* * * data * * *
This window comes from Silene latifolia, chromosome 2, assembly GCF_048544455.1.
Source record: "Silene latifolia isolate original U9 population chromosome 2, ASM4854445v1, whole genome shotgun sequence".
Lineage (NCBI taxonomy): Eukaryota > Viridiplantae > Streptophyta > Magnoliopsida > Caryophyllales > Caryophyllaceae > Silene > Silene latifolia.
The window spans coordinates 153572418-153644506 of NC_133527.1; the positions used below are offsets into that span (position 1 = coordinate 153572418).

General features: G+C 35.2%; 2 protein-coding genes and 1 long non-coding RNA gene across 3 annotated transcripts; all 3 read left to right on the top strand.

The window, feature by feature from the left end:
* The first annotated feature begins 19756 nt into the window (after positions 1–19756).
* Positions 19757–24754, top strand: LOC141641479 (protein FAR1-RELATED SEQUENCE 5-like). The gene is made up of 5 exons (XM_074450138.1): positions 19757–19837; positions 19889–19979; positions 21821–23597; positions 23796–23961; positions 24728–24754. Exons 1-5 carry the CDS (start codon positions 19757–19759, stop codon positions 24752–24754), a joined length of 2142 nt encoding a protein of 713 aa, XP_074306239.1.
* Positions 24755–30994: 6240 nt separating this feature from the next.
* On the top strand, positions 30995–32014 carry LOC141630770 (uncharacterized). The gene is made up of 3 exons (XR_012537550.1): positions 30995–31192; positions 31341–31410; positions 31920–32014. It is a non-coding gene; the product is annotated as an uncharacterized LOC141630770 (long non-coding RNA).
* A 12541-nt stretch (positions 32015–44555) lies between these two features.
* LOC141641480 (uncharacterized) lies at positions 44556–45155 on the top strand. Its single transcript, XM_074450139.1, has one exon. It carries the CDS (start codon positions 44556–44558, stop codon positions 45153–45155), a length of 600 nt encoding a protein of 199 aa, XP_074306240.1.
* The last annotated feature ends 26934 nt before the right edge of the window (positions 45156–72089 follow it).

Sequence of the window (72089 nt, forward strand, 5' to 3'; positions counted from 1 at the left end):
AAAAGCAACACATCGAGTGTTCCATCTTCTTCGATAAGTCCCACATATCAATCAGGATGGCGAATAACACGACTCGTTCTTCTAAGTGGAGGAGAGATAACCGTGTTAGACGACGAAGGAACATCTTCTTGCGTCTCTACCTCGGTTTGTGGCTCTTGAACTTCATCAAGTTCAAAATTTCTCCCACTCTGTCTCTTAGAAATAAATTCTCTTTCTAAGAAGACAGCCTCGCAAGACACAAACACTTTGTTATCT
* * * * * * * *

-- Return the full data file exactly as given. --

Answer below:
This window comes from Silene latifolia, chromosome 2, assembly GCF_048544455.1.
Source record: "Silene latifolia isolate original U9 population chromosome 2, ASM4854445v1, whole genome shotgun sequence".
Lineage (NCBI taxonomy): Eukaryota > Viridiplantae > Streptophyta > Magnoliopsida > Caryophyllales > Caryophyllaceae > Silene > Silene latifolia.
The window spans coordinates 153572418-153644506 of NC_133527.1; the positions used below are offsets into that span (position 1 = coordinate 153572418).

General features: G+C 35.2%; 2 protein-coding genes and 1 long non-coding RNA gene across 3 annotated transcripts; all 3 read left to right on the top strand.

The window, feature by feature from the left end:
* The first annotated feature begins 19756 nt into the window (after positions 1–19756).
* Positions 19757–24754, top strand: LOC141641479 (protein FAR1-RELATED SEQUENCE 5-like). The gene is made up of 5 exons (XM_074450138.1): positions 19757–19837; positions 19889–19979; positions 21821–23597; positions 23796–23961; positions 24728–24754. Exons 1-5 carry the CDS (start codon positions 19757–19759, stop codon positions 24752–24754), a joined length of 2142 nt encoding a protein of 713 aa, XP_074306239.1.
* Positions 24755–30994: 6240 nt separating this feature from the next.
* On the top strand, positions 30995–32014 carry LOC141630770 (uncharacterized). The gene is made up of 3 exons (XR_012537550.1): positions 30995–31192; positions 31341–31410; positions 31920–32014. It is a non-coding gene; the product is annotated as an uncharacterized LOC141630770 (long non-coding RNA).
* A 12541-nt stretch (positions 32015–44555) lies between these two features.
* LOC141641480 (uncharacterized) lies at positions 44556–45155 on the top strand. Its single transcript, XM_074450139.1, has one exon. It carries the CDS (start codon positions 44556–44558, stop codon positions 45153–45155), a length of 600 nt encoding a protein of 199 aa, XP_074306240.1.
* The last annotated feature ends 26934 nt before the right edge of the window (positions 45156–72089 follow it).

Sequence of the window (72089 nt, forward strand, 5' to 3'; positions counted from 1 at the left end):
AAAAGCAACACATCGAGTGTTCCATCTTCTTCGATAAGTCCCACATATCAATCAGGATGGCGAATAACACGACTCGTTCTTCTAAGTGGAGGAGAGATAACCGTGTTAGACGACGAAGGAACATCTTCTTGCGTCTCTACCTCGGTTTGTGGCTCTTGAACTTCATCAAGTTCAAAATTTCTCCCACTCTGTCTCTTAGAAATAAATTCTCTTTCTAAGAAGACAGCCTCGCAAGACACAAACACTTTGTTATCT